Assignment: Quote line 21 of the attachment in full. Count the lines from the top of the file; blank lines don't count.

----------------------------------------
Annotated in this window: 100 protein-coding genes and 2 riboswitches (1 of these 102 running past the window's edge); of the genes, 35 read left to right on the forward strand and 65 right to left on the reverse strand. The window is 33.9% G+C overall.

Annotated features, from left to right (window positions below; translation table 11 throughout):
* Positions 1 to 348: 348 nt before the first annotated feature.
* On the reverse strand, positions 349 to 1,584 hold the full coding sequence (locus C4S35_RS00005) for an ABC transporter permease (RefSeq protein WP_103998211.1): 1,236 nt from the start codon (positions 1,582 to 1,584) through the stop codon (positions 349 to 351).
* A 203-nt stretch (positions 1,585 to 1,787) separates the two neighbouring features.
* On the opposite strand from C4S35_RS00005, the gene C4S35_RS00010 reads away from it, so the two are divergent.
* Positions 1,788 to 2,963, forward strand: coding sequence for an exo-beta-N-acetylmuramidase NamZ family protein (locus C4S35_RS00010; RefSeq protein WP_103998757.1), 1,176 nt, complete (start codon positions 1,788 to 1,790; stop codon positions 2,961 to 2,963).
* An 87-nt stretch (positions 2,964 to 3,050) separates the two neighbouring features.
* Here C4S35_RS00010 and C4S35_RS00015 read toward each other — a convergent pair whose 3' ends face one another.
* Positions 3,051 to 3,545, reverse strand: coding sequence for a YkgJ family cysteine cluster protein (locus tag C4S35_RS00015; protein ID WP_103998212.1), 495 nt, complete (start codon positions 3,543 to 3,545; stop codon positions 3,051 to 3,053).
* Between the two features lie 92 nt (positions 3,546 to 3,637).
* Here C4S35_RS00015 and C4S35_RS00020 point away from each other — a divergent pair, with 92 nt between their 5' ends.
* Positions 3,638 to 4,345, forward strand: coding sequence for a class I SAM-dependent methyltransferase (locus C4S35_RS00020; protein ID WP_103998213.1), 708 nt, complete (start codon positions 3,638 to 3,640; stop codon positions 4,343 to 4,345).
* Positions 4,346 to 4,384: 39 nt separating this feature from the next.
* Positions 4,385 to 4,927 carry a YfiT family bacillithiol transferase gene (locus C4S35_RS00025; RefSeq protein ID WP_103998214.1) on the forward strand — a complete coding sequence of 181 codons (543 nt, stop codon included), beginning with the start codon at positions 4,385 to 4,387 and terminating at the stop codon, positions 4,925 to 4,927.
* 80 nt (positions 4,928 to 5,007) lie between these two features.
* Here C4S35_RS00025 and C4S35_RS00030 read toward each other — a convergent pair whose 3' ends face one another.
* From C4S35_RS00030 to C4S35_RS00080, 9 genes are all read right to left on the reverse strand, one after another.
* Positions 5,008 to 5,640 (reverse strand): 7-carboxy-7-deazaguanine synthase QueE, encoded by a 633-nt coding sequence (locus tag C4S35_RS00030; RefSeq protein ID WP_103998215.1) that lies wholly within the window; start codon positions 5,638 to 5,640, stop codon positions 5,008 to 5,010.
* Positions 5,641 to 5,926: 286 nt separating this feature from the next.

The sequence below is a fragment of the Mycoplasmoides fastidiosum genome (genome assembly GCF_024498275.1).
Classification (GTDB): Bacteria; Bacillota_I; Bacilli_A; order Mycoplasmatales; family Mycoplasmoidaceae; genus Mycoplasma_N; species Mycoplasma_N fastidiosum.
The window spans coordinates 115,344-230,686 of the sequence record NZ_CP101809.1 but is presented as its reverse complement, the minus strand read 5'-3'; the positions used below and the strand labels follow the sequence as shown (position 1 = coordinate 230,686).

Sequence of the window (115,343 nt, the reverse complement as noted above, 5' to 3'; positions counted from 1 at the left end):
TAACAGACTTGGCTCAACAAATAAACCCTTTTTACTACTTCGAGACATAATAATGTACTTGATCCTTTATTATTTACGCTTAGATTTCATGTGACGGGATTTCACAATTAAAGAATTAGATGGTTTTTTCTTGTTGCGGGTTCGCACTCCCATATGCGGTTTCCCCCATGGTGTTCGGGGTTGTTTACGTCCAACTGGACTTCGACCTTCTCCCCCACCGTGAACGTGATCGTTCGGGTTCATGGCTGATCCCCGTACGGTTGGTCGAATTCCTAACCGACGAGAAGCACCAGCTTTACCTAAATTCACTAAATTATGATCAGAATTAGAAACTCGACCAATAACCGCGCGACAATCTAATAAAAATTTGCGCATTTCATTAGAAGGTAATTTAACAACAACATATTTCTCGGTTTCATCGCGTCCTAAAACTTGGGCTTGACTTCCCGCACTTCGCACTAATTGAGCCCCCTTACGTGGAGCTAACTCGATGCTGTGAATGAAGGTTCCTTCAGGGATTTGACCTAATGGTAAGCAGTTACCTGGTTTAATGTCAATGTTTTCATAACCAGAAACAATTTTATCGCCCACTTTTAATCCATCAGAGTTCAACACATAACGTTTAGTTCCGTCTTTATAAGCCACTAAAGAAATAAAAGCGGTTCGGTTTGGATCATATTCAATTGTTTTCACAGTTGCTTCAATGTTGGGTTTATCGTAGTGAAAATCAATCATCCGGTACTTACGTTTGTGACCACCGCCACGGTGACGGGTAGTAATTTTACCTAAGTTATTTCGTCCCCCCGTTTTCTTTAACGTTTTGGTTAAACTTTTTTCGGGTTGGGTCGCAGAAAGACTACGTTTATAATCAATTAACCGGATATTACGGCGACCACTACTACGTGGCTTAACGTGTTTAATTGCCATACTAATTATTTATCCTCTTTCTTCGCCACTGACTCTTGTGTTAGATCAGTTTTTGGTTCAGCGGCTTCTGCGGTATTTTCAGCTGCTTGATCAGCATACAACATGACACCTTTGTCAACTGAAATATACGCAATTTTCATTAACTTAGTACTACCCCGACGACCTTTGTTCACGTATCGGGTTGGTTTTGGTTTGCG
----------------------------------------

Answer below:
The sequence below is a fragment of the Mycoplasmoides fastidiosum genome (genome assembly GCF_024498275.1).